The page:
Jubilee Series: William and Harry

Brotherly differences: a study in duty and discipline, freedom and emotion

Jubilee Series: William and Harry

We’ve spoken about relationships previously and how it is difficult, near impossible to glimpse the reality of other peoples’ interactions, this especially so if they have grown up and matured together as two brothers. But, if we look at William and Harry’s personality types, do we get a sense of where there could be misalignment and even some conflict? Probably. William, it tends to be agreed, is an ESFJ whilst Harry projects more as an ISFP, which we can see in his need for personal freedom, a more emotionally led, sensitive side and alignment to the causes that capture his heart. Because of this we have seen him struggle with the discipline of royal obligations, but in doing so he has endeared himself to a different demographic. William, on the other hand, has been the model of ESFJ loyalty to the cause, dutiful, with Catherine keeping the family business, the royal brand, on message. So, why do we think this has occurred?


Well, firstly, an ESFJ will have a single point of obligation to fulfil the responsibilities and expectations that come with his position, for the family and the country, and so for William it will be important to keep his emotions in check and focus on duty and doing a good job. He speaks openly about mental health issues, even about his own struggles after the death of his mother, but it is an open, factual, discussion of such issues, not an outpouring of feelings and, to use modern parlance, actually ‘emoting.’ Harry, on the other hand, an ISFP, tends to display his reactions to his feelings. Neither, of course, are wrong but it can make Harry more vulnerable, drawing both public interest and empathy, but also leaving him more open to criticism. William walks a straighter line, plays his role well and is as such a doyen of the press, and his family, he is very unlikely to rock the royal yacht. In a 2017 interview with Bryony Gordon in the Daily Telegraph, Harry opened up about his emotions, including how his dutiful brother had tried to help him: “You need to find the right person to talk to as well and that’s been one of my biggest frustrations…how hard it is to find the right person, the right remedy.” He felt he’d had “two years of total chaos,” and was grateful to his brother: “My brother, bless him, he was a huge support to me, he kept saying, ‘this is not right, this is not normal, you need to talk to someone about stuff, it’s OK.’”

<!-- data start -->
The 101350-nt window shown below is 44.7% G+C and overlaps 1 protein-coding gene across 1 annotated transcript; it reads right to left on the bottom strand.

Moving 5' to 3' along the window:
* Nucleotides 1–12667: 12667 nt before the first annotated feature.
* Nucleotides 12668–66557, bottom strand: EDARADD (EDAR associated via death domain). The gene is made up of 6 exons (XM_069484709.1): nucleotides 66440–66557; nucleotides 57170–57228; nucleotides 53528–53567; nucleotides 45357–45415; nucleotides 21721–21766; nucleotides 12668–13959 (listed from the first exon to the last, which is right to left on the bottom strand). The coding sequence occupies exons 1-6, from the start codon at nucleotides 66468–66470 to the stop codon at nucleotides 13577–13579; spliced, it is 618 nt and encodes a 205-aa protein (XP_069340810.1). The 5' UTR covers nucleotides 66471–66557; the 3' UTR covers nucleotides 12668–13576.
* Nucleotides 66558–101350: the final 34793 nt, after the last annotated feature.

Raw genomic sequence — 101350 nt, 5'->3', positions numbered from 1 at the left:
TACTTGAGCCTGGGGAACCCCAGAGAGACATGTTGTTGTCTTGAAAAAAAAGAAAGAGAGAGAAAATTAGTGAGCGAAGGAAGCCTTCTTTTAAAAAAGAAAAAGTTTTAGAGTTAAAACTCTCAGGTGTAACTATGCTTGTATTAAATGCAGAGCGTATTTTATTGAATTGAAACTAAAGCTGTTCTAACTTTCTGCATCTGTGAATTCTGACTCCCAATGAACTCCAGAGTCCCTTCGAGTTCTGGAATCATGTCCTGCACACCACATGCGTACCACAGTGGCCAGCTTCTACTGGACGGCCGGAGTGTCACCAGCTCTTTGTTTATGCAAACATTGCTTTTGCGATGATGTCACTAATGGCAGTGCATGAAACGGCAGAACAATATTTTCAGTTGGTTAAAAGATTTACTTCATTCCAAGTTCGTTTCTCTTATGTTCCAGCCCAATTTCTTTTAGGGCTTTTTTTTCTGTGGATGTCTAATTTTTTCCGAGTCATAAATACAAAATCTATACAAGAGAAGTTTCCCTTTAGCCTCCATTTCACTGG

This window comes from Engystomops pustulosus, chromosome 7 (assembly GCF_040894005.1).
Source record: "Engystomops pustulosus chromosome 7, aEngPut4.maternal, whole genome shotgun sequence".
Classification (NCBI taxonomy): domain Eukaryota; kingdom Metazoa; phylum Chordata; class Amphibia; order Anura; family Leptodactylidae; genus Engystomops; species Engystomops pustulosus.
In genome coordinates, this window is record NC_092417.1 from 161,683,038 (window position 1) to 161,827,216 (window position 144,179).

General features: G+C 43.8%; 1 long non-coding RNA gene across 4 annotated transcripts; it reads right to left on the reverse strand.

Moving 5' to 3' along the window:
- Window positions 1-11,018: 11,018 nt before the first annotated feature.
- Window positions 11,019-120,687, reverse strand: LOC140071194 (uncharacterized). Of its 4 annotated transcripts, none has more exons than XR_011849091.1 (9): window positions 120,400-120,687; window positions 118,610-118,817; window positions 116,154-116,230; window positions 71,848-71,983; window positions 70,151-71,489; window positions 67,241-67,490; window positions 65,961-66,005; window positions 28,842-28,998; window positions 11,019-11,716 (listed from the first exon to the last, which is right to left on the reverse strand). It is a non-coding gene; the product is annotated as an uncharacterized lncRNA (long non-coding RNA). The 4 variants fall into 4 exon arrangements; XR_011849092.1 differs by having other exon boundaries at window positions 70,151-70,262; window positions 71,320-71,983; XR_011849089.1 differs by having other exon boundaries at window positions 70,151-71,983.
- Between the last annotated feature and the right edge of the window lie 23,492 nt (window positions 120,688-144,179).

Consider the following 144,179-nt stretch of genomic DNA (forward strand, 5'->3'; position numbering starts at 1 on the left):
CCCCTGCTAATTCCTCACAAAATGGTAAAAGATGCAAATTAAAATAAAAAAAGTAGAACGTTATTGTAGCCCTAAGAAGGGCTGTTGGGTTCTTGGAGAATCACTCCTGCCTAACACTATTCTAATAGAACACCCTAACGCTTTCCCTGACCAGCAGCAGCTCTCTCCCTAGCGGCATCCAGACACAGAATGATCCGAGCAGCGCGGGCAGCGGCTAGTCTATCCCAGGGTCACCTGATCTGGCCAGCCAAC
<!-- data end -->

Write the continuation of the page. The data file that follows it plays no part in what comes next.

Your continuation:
Even then, as Harry explained in 2021 to the Apple Broadcast, ‘The me you can’t see,’ it was still a struggle, perhaps the reason he relinquished some of his royal duties: “Every time I put a suit and tie on…having to do the whole role and go, ‘right, game face,’ look in the mirror and say, ‘let’s go.’ Before I even left the house I was pouring with sweat.” To his credit, these are incredibly candid public admissions, and they illustrate the personality differences between the two brothers and how they manifest themselves, one more ‘buttoned up,’ one more open with his emotions. Critics of William and Catherine have called them, “The Duke and Duchess of Dull,” but this is perhaps unfair as they are an integral part of an institutional family, and so they walk the straight line, all about duty and tradition, but bringing an ever more human touch than was the case in the past.


A US investment banker recalled how at a hospice charity event hosted by William, one of the major donors, in whose house the event was being held, was in bed too ill to come down to join the event. William, he noted, took a pot of tea and two biscuits up to her, and she was delighted. So, that is dutiful, not dull, but incredibly human, something he did not have to do.



The basic differences are there, William really is built for the responsibility that goes with the job, and takes it very seriously, and selflessly. Harry’s need for freedom to follow his heart and impulses has taken him down a different route, feeling that the obligations of royal life are perhaps unfair, he has focused on more global issues and being open about wanting to change some aspects of the world. William is changing the royal’s world, but slowly, gently and in keeping with the traditions.